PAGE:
The law in California stipulates that adjunct faculty are allowed to get unemployment benefits during the breaks between terms, and I have been availing myself of the extra income stream since I found out about it in late 2008. The legal reason is that we are given a contract, but like so many contracts nowadays, the employer can wriggle out of it easily, so the state gives us a little cash for the weeks we have promised to wait for a job that might not materialize due to budget constraints or low enrollment.
So far, so good.
The way it has worked before is that I signed up and then got a letter that there would be a phone call determining if I qualified, usually within the two week period before I mailed off my first claim. I get paid for a few weeks, I let them know I'm back at work and how much I'm making and the checks stop coming.
But this time, though I stopped working in mid-December, the call to check my story was scheduled for mid-January. They said wait ten business days to hear back, but nothing happened, so I sent a message online in early February. Now, mid February, I get an e-mail reply that there is absolutely nothing wrong with my paperwork and I should be seeing my first check any day now.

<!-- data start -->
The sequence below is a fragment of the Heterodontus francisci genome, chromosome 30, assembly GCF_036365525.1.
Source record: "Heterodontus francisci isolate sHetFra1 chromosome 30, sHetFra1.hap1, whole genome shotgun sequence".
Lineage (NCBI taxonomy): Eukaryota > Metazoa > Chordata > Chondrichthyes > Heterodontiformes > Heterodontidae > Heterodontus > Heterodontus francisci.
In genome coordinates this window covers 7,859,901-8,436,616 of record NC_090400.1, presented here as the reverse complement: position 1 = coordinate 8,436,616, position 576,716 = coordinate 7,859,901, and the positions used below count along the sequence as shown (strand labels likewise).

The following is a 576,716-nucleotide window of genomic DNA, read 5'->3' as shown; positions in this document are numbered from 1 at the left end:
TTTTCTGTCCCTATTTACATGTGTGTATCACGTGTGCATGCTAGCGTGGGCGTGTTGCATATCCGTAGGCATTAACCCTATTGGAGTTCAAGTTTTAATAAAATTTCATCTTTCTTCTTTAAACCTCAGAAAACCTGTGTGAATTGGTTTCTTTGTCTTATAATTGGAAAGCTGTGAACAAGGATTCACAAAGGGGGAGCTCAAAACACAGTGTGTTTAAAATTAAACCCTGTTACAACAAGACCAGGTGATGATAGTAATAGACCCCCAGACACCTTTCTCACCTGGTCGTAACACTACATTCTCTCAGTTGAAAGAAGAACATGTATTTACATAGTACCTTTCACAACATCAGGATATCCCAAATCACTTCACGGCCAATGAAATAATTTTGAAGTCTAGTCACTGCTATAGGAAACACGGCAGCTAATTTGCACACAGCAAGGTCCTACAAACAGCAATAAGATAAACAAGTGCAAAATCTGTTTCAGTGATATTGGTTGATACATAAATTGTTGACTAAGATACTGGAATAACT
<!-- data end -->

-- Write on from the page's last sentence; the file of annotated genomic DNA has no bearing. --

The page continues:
These delays, which I didn't see as recently as six months ago, can be laid at the feet of the Republican Party of California, who are also to blame for massive budget cuts in education. I'm lucky that I teach math, which is always one of the last departments to get slashed, but that doesn't mean I don't feel the pain of my fellow faculty in other departments.
The blame belongs to the Republicans, a distinct minority in California government, for rejecting any new taxes to solve the budget crisis in California. In our state, an entrenched minority can burrow in like a tick and stop anything they don't like. I wrote last year about the fact that only California does not tax oil companies for removing our natural resources, and finally starting this tax after letting the oil companies off the hook for more than a century could get our state back to a position where it could actually be governed again, providing services that are a benefit to all Californians.
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